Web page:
Because politicians and the media repeatedly take the same stance as if they are in enforced conformity with each other, many citizens no longer see themselves represented. Is it so surprising that many of those questioned said that the “government conceals the truth from the population” (more than 30%), “The ruling parties cheat the people” (22%), there is an opinion-dictatorship in Germany (55%), that “almost a quarter of the interviewees assume that media and politics are in cahoots”, and 46% believe that there are secret organisations that influence political decisions? Is all this “right-wing populist”, “illiberal” and “conspiracy-theoretical”?
It was explicitly left-wing authors who edited – in German language - two extensive volumes about the Deep State: a now empirically investigated theory that the politicians, who are elected every few years, are not free to make important political decisions because of pressure from long-term oriented forces in the background (like the military-industrial complex which even the former US President Eisenhower had warned against) which exert their influence.6
Who today is so naive as to believe that our parliamentarians, adhere to the German Constitution completely free from foreign influence? It stipulates in Article 38: “Members of the German “Bundestag” [...] shall be representatives of the whole people, not bound by orders or instructions, and responsible only to their conscience.” On 29 April even the semi-official Deutschlandfunk reported: “A report published in Berlin [...] on the five-year term of office of the leaving President of the EU Commission Juncker stated that the Commission and the European Parliament now indeed had the highest lobby transparency in Europe. However, corporations could still literally hijack laws and political processes. The reason was that the nation states repeatedly asserted the interests of their domestic industries through the European Council. For example, the German government was watering down or delaying effective emission tests and improved rules in the fight against tax avoidance and evasion.”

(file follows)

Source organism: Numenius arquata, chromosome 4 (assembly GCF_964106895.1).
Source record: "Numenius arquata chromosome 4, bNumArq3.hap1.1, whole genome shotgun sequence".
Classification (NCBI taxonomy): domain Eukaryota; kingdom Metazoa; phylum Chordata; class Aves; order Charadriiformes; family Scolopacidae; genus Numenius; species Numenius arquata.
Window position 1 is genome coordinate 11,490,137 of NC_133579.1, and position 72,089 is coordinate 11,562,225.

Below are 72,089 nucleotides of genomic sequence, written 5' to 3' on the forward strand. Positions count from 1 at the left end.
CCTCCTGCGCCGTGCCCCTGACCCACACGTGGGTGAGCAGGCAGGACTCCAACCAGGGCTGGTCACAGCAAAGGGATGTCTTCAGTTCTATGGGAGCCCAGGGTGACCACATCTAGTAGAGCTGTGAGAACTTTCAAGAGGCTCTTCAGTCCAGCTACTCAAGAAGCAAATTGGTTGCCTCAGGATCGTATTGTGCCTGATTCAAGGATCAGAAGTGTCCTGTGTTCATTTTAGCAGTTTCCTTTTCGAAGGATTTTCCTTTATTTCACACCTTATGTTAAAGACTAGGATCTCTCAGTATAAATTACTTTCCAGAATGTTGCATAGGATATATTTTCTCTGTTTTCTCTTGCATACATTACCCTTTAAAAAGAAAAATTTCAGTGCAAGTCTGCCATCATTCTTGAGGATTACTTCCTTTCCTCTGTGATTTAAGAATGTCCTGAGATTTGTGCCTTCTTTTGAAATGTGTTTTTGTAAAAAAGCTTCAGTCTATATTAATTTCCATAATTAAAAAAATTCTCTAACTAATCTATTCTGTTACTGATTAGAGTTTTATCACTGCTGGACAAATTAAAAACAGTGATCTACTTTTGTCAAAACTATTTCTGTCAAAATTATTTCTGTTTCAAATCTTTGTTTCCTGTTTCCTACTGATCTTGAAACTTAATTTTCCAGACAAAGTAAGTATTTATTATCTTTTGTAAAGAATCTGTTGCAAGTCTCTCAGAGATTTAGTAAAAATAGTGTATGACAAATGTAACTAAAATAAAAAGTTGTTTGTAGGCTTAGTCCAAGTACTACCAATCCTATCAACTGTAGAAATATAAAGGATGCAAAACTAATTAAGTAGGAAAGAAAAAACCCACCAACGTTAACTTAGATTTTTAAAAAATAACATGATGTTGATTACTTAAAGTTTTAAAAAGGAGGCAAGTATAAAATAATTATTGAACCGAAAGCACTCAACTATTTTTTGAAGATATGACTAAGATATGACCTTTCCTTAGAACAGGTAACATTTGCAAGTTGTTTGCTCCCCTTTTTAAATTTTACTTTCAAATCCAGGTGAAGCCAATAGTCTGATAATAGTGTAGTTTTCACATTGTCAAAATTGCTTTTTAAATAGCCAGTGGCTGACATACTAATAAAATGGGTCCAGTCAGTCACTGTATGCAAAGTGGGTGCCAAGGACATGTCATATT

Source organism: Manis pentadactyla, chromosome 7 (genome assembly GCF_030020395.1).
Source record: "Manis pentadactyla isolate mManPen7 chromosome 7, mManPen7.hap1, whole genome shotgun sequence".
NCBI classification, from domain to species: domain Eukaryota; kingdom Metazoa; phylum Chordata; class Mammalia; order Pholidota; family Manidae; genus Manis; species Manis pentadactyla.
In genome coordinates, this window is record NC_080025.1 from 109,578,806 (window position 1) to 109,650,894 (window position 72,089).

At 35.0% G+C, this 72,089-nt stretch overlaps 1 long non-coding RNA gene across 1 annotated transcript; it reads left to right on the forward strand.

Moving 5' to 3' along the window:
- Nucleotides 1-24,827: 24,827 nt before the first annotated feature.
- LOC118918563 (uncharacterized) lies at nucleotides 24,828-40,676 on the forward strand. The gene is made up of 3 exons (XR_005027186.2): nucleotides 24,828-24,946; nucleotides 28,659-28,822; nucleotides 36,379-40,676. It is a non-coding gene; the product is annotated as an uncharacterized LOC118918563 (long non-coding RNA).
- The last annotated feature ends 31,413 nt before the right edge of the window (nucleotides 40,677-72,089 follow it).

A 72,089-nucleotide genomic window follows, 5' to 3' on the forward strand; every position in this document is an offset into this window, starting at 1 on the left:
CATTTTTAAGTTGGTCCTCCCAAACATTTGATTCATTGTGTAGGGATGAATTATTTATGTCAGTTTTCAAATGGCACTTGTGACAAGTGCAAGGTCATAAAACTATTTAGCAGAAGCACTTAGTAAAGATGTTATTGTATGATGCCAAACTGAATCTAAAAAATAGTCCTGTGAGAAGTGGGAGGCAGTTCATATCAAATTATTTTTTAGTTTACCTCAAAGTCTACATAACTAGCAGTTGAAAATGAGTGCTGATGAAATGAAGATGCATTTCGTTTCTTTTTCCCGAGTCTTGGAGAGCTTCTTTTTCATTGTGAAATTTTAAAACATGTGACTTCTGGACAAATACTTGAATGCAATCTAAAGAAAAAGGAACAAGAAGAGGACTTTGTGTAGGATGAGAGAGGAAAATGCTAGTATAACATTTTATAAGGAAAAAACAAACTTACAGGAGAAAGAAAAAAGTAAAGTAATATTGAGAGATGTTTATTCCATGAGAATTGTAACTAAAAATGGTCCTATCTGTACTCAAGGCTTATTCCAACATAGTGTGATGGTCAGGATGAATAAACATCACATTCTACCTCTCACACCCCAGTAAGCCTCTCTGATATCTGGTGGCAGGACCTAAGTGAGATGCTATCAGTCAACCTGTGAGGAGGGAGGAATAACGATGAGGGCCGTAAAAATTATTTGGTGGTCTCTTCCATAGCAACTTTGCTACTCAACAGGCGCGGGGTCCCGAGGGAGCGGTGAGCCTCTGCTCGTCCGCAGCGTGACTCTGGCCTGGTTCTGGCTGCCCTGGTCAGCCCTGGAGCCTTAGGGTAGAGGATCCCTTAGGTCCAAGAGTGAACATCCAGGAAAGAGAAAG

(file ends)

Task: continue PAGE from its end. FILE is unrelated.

The study itself has to admit that right-wing extremist ideas are of negligible importance in Germany – both in the West and in the East, and have continued to decline markedly7 in recent years, while in the East – in contrast to the propaganda against East Germany – they are just as absent as in West Germany. What is the point of constructing a “right-wing populist”, “illiberal” and “conspiracy-theoretical” danger, although this construct has nothing to do with law and order, the German Constitution and a fortified democracy? On the contrary! Who should this serve?
It is an open question what will the citizens of Germany turn to if politics continues as before? It is no secret that we Germans, too, are not without prejudices and unacceptable generalisations. But this cannot be remedied by confronting Germans with prejudices such as those in the new study by the Friedrich-Ebert-Stiftung. Wouldn’t it be better to adopt an attitude towards Germans like Sigmar Gabriel? He wrote about the study: “This debate cements the ‘you’ and the ‘us’ instead of overcoming exactly that. In case of doubt, the nature of the debate has a polarising effect and does not promote ‘democracy’ in particular”. Already at the beginning of his article he had written that the study actually offered “extraordinarily positive findings”, which could be a reason to “praise the Germans [...]”. •
2 https://www.fes.de/index.php?eID=dumpFile&t=f&f=39654&token=236577bc09c9b857c26e1ae1599fb1578551f9e6 (retrieved on 25 April 2019)
4 VBE (German Association for Education and Training) chairman Udo Beckmann demanded: „The increasing brutalisation of manners in our society and anti-democratic and antipluralistic tendencies must be countered already at school by a more intensive education in values and democracy“. (https://www.vbe.de/presse/pressedienste-2019/es-braucht-mehr-werte-und-demokratieerziehung-an-schule/?L=0)
6 Mies, Ullrich; Wernicke, Jens (eds.). Fassadendemokratie und Tiefer Staat. Auf dem Weg in ein autoritäres Zeitalter. (Facade Democracy and Deep State. On the way to an authoritarian age.), Wien 2017; Mies, Ullrich (ed.). Der Tiefe Staat schlägt zu. Wie die westliche Welt Krisen erzeugt und Kriege vorbereitet. (The Deep State is striking. How the Western world creates crises and prepares wars.), Wien 2019
7 Even here, criteria are applied that have nothing to do with the concept of unconstitutionality as defined by the German Constitution. According to the study, right-wing extremist attitudes include what is known as national chauvinism. This should be substantiated by the consent to the statement: “The primary goal of German politics should be to give Germany the power and prestige it deserves”. (Translation Current Concerns)